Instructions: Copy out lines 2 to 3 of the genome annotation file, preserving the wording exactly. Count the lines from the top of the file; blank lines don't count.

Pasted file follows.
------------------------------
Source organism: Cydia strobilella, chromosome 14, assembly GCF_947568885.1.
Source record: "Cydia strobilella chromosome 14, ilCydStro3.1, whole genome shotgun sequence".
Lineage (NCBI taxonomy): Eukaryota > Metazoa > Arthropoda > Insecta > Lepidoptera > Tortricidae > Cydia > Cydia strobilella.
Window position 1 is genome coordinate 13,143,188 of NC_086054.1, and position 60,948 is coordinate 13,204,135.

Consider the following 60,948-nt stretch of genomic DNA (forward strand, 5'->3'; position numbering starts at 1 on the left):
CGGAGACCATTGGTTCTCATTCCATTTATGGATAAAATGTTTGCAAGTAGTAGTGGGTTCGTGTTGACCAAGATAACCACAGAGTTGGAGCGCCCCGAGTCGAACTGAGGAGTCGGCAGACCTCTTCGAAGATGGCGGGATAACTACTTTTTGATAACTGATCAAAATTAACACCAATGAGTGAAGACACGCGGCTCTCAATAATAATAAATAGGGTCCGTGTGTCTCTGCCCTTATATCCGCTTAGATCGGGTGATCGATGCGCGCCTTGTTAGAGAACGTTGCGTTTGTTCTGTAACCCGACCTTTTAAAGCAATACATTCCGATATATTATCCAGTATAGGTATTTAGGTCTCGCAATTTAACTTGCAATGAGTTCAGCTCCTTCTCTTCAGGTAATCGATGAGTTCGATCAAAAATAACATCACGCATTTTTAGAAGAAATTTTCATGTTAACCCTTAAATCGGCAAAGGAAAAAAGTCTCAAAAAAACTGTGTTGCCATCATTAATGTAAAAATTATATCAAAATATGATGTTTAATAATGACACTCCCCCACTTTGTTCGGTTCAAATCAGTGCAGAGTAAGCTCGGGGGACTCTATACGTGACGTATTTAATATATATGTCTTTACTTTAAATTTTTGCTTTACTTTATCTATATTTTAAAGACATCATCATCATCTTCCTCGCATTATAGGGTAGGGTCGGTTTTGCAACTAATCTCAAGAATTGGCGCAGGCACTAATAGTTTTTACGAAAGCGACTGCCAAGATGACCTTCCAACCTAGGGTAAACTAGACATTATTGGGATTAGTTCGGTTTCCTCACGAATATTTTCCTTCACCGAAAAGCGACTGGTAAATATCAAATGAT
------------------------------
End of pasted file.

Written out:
Source record: "Cydia strobilella chromosome 14, ilCydStro3.1, whole genome shotgun sequence".
Lineage (NCBI taxonomy): Eukaryota > Metazoa > Arthropoda > Insecta > Lepidoptera > Tortricidae > Cydia > Cydia strobilella.